“At the end of the day, UVA’s incredible story fit Erdely’s narrative better than Vanderbilt’s credible one. Erdely wanted to tell the story of a campus body and university administration behaving indifferently to an unspeakable crime.” He further added, “What distinguished the UVA story from anything else ever reported was that the assault did not involve drugs or alcohol, required elaborate planning, and involved so many people that the perps could not have reasonably expected to get away with it—a confluence of factors that caused the allegations to have substantially more in common with ones that ultimately proved to be false, like the Duke lacrosse case and Tawana Brawley incident.”[86]

Local reaction[edit]

Students at the University of Virginia expressed “bewilderment and anger” following Rolling Stones apology for its story, with one female student declaring “Rolling Stone threw a bomb at us.” Virginia Attorney-General Mark Herring said he found it “deeply troubling that Rolling Stone magazine is now publicly walking away from its central storyline in its bombshell report on the University of Virginia without correcting what errors its editors believe were made.”[87]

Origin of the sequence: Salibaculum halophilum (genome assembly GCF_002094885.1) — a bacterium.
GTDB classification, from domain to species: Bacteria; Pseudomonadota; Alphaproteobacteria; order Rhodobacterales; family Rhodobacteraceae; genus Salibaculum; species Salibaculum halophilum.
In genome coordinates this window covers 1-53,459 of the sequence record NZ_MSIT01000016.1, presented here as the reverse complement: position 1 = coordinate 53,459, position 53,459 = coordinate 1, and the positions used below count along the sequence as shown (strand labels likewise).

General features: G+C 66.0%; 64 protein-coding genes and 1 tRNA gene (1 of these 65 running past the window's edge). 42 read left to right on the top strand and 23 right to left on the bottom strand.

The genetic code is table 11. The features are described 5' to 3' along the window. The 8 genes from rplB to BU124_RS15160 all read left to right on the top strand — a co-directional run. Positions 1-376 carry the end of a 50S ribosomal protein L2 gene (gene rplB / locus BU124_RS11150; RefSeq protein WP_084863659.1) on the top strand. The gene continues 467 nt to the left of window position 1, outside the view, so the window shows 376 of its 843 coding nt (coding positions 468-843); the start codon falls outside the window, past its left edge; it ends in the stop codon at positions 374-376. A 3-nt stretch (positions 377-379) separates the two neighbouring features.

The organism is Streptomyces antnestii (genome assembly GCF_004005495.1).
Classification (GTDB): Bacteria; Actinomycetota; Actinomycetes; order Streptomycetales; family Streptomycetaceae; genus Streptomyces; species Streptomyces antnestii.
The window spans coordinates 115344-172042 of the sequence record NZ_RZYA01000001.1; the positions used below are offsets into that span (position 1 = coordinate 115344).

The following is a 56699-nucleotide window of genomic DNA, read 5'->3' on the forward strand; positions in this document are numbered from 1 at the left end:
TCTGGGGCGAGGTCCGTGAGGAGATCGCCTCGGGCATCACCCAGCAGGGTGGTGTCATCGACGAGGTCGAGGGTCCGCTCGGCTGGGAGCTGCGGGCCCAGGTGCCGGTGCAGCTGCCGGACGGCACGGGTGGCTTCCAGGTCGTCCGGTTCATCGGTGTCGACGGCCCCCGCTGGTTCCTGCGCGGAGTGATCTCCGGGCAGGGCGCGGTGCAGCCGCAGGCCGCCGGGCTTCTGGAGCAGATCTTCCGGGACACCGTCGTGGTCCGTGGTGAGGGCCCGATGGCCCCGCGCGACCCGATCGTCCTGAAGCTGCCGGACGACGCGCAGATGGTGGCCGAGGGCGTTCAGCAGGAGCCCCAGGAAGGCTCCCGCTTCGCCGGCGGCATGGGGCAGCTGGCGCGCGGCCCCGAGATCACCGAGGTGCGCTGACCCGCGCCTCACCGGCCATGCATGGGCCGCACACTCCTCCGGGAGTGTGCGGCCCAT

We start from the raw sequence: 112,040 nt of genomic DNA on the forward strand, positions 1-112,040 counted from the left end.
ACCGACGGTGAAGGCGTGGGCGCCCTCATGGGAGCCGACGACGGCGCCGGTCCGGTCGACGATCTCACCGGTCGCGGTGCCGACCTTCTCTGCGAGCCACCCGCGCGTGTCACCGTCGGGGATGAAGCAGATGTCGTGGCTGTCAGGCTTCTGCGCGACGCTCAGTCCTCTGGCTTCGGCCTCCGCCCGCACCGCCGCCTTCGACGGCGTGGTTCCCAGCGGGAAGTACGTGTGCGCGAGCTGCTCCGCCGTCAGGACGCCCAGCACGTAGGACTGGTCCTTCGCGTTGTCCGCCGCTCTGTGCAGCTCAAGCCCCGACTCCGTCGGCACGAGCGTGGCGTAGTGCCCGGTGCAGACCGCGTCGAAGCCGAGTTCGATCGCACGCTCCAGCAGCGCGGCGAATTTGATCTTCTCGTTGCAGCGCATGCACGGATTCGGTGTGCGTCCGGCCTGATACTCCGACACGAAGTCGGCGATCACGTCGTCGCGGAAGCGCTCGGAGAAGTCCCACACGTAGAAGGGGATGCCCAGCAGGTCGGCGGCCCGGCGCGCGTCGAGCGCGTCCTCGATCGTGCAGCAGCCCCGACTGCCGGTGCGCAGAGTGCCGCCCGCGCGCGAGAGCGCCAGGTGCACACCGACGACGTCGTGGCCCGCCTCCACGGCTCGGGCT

Emily Renda, the university’s project coordinator for sexual misconduct, policy and prevention declared that “Rolling Stone played adjudicator, investigator and advocate and did a slipshod job at that.”[88] Sociology professor W. Bradford Wilcox, meanwhile, tweeted that “I was wrong to give it [the Rolling Stone story] credence.”[89] Writing in Politico two days after the “story fell apart”, Julia Horowitz, deputy editor of the university’s campus newspaper, described the feeling among students: “The campus—relatively oversaturated with emotion after a semester of significant trauma—feels as if it is on stand-by, poised in anticipation of where the next torrent of news will take us.”[90]

Response of fraternity and sorority groups[edit]

Within days following the unraveling of the Rolling Stone story, the North American Interfraternity Conference, the National Panhellenic Council, and the Fraternity and Sorority Political Action Committee demanded that the University of Virginia “immediately reinstate operations for all fraternity and sorority organizations on campus” and issue an apology to Greek students.[91] On December 8, the University of Virginia restated their original decision that the suspensions would be lifted on the resumption of classes in the new term, on January 9.[92]

After Phi Kappa Psi was reinstated at the start of the 2015 Spring semester, UVA Phi Psi President Stephen Scipione said, “We are pleased that the University and the Charlottesville Police Department have cleared our fraternity of any involvement in this case… In today’s 24-hour news cycle, we all have a tendency to rush to judgment without having all of the facts in front of us. As a result, our fraternity was vandalized, our members ostracized based on false information.”[93]

Accuser scrutinized[edit]

On December 8, 2014, ABC News reported that the person quoted by Erdely as alleging a rape at Phi Kappa Psi had retained an attorney. Quoting its legal consultant Mark Eiglarsh, the network reported that if Jackie “allegedly lied and that perpetrator suffered injury as a result, she could be sued for damages.”[45]